Weeds Gone Wild: Alien Plant Invaders of Natural Areas is a Web-based project of the Plant Conservation Alliance’s Alien Plant Working Group. This group provides information for the general public, land managers, researchers and others on the serious threat and impacts of invasive alien (exotic, non-native) plants on the native flora, fauna and natural ecosystems of the United States. www.nps.gov/plants/alien

The Nature Conservancy’s Invasive Species Initiative Web site is dedicated to protecting biodiversity and practicing weed management. The site provides weed control method handbooks, a comprehensive weed online database, a photography archive and gallery of pests and late-breaking invasive species alerts. tncweeds.ucdavis.edu

The Department of the Interior, US Geological Survey Invasive Species Web site contains comprehensive reports on specific invasive species across the United States with links to children’s pages and helpful teacher resources. www.usgs.gov/invasive_species/plw

A joint project of The University of Georgia’s Bugwood Network, USDA Forest Service and the US Department of Agriculture, Animal and Plant Health Inspection Service, Plant Protection and Quarantine (USDA APHIS PPQ), invasive.org is an excellent source of information and images of invasive and exotic species. www.invasive.org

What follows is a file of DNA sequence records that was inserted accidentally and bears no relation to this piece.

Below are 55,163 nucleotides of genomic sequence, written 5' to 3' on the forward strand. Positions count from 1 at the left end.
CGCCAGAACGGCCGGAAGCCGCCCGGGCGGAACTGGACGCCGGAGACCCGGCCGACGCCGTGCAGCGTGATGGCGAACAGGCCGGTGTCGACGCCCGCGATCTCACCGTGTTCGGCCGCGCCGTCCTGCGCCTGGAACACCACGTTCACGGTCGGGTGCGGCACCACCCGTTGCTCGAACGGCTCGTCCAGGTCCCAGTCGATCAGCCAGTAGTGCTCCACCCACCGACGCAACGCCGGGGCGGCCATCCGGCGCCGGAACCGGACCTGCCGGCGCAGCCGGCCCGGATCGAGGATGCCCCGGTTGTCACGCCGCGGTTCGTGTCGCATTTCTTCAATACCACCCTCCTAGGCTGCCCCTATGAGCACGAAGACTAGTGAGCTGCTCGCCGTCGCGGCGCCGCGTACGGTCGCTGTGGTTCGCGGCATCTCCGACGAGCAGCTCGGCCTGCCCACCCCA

The Animal and Plant Health inspection Service (APHIS) Web site outlines the US government actions to protect and promote US agricultural health, administer the Animal Welfare Act and carry out wildlife damage management activities. www.aphis.usda.gov

The Great Lakes Information Network (GLIN) Web site is a partnership that provides one place online for people to find information relating to the binational Great Lakes-St. Lawrence region of North America. GLIN offers a wealth of data and information about the region’s environment, economy, tourism, education and more. www.great-lakes.net/envt/flora-fauna/invasive/invasive.html

Hawaii is one of the most invaded places in the United States. The Web site of the Hawaiian Ecosystems at Risk project (HEAR) provides technology, methods and information to decision-makers, resource managers and the general public to help support effective science-based management of harmful non-native species in Hawaii and the Pacific. www.hear.org/AlienSpeciesInHawaii/index.html